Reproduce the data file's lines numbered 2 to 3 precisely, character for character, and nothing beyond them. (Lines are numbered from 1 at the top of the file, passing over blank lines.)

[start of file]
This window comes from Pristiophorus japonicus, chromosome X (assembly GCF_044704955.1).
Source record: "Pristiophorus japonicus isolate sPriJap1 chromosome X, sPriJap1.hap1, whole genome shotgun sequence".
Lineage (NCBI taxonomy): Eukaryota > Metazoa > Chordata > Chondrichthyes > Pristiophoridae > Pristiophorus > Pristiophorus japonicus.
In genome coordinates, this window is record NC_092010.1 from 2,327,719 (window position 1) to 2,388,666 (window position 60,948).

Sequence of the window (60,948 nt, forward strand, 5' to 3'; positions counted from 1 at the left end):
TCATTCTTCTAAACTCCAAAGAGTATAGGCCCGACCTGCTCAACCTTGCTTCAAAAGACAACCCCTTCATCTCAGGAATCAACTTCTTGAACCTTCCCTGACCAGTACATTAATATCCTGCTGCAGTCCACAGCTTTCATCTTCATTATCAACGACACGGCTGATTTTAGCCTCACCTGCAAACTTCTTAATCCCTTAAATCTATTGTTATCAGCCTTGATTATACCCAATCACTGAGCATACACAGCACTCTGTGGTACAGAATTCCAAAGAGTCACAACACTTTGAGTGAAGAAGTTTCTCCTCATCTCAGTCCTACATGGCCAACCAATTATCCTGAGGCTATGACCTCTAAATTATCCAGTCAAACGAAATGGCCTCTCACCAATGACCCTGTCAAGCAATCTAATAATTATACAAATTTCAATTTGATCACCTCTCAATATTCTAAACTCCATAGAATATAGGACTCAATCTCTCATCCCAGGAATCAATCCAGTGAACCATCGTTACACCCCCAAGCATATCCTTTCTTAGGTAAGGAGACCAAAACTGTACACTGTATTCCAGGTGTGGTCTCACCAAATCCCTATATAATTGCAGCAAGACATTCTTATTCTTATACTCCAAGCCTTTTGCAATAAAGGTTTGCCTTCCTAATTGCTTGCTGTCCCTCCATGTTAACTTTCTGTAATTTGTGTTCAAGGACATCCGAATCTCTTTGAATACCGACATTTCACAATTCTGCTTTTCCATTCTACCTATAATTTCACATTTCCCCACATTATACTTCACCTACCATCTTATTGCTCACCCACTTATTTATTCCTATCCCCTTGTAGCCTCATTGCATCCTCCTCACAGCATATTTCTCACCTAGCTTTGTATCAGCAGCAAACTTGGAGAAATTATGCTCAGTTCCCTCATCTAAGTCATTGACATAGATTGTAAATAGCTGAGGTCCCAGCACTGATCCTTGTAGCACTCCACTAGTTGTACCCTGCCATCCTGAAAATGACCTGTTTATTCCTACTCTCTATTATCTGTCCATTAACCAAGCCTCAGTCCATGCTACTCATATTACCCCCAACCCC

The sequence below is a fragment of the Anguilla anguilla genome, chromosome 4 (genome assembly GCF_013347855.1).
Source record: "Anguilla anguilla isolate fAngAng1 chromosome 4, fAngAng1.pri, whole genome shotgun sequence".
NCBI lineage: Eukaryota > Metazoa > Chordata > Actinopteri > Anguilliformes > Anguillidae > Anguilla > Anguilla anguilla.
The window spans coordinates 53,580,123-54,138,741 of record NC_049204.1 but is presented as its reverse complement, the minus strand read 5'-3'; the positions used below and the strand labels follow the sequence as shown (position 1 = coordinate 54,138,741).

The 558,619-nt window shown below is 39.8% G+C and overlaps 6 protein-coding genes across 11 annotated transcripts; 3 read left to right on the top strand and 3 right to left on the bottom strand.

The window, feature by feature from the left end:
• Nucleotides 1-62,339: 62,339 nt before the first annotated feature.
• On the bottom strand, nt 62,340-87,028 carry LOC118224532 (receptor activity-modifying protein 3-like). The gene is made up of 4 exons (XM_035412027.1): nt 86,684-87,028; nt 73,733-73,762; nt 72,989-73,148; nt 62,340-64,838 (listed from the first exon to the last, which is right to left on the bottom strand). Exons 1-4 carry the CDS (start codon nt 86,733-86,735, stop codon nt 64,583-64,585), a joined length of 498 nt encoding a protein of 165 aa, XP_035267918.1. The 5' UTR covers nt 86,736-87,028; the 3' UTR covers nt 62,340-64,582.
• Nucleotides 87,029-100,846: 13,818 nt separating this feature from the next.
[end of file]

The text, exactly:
Source record: "Pristiophorus japonicus isolate sPriJap1 chromosome X, sPriJap1.hap1, whole genome shotgun sequence".
Lineage (NCBI taxonomy): Eukaryota > Metazoa > Chordata > Chondrichthyes > Pristiophoridae > Pristiophorus > Pristiophorus japonicus.